That's Tyson (the boxer... ok, he's not our dog, but I think it's a great name!), one of the neighbour's dogs. He was fascinated by the hose and just had to get a closer look.

Monday, September 19, 2005

Where does time go?

I do apologize for not posting for a little while. Time has simply been slipping by much too quickly. The knitting is still happening, but the store is getting busier (thankfully) and by the time I get home from work, I don't feel like doing a lot of knitting.

I am almost finished the sweater set for my new granddaughter. I just have to sew the second sleeve in and do the border. The hat is about 1/3 done. I really wanted to finish the sweater this weekend (only had Sunday off), but I had foolishly decided to leave my knitting bag at the store as I work again today. I say foolishly because my little kit of needles, cutters and such is all in my knitting bag, where, technically, it belongs. So I worked on the hat instead.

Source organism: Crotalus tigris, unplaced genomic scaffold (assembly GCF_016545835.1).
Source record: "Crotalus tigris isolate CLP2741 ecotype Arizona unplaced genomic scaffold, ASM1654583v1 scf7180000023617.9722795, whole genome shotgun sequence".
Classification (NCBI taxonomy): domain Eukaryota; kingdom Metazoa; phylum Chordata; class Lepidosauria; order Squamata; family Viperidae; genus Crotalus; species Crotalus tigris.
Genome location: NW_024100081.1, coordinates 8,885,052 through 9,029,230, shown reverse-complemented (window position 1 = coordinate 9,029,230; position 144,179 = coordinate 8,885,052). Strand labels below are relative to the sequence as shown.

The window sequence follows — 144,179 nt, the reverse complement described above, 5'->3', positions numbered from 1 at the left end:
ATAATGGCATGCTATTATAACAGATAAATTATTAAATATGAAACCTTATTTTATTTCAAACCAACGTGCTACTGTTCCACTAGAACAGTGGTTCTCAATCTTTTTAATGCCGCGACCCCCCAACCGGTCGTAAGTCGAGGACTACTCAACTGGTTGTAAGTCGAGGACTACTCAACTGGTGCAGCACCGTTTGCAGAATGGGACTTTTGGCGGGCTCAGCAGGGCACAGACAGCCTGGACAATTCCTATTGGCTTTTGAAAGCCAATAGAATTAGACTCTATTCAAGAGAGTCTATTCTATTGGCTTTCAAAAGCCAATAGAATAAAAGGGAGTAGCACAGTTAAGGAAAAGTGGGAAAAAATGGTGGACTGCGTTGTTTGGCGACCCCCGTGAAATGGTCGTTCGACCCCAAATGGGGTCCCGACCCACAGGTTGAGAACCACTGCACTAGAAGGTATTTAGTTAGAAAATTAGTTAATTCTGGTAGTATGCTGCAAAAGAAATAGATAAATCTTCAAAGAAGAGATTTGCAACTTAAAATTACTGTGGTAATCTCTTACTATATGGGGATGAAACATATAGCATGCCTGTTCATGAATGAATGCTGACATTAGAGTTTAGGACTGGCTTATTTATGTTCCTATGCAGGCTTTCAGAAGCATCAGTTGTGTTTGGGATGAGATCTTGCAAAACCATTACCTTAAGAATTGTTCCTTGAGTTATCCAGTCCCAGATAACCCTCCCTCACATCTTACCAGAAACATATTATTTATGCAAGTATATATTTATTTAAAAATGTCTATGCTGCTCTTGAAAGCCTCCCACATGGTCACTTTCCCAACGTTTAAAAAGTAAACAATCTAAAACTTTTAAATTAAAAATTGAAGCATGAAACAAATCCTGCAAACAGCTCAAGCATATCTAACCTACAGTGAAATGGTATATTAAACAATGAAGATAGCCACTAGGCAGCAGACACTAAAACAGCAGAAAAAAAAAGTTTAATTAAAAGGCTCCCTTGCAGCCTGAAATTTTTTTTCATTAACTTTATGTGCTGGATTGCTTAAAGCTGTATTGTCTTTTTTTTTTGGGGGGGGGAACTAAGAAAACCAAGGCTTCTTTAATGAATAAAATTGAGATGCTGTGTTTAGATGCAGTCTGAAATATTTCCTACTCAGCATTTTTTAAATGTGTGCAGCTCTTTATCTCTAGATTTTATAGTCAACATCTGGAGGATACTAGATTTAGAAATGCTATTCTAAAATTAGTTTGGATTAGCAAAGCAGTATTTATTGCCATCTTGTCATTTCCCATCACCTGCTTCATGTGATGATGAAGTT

Speaking of the new granddaughter (no, she hasn't arrived just yet), she's due this coming Friday. I've told my older daughter to call me as soon as her sister goes into labour (they share accomodations). Then John and I will drive out there. I'll need time to get my hours covered at the store. One problem has resolved itself. John was laid off from the restaurant last week, so he's now free to come with me to the coast. That means we're taking the car, no matter the cost of fuel.